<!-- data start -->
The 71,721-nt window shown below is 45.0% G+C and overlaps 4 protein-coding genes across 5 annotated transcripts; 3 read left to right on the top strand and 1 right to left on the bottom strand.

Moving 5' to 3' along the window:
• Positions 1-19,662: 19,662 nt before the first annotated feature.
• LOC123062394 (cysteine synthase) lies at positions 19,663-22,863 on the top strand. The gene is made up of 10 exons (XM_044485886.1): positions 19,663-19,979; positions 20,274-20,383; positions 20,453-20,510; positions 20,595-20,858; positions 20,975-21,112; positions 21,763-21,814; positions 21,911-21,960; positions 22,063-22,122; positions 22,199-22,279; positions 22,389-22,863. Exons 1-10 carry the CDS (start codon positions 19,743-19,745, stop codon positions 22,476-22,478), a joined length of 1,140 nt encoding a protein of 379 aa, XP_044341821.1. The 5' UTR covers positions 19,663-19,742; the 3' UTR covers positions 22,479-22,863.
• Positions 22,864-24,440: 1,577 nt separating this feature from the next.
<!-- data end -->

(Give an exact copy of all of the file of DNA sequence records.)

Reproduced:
The 71,721-nt window shown below is 45.0% G+C and overlaps 4 protein-coding genes across 5 annotated transcripts; 3 read left to right on the top strand and 1 right to left on the bottom strand.

Moving 5' to 3' along the window:
• Positions 1-19,662: 19,662 nt before the first annotated feature.
• LOC123062394 (cysteine synthase) lies at positions 19,663-22,863 on the top strand. The gene is made up of 10 exons (XM_044485886.1): positions 19,663-19,979; positions 20,274-20,383; positions 20,453-20,510; positions 20,595-20,858; positions 20,975-21,112; positions 21,763-21,814; positions 21,911-21,960; positions 22,063-22,122; positions 22,199-22,279; positions 22,389-22,863. Exons 1-10 carry the CDS (start codon positions 19,743-19,745, stop codon positions 22,476-22,478), a joined length of 1,140 nt encoding a protein of 379 aa, XP_044341821.1. The 5' UTR covers positions 19,663-19,742; the 3' UTR covers positions 22,479-22,863.
• Positions 22,864-24,440: 1,577 nt separating this feature from the next.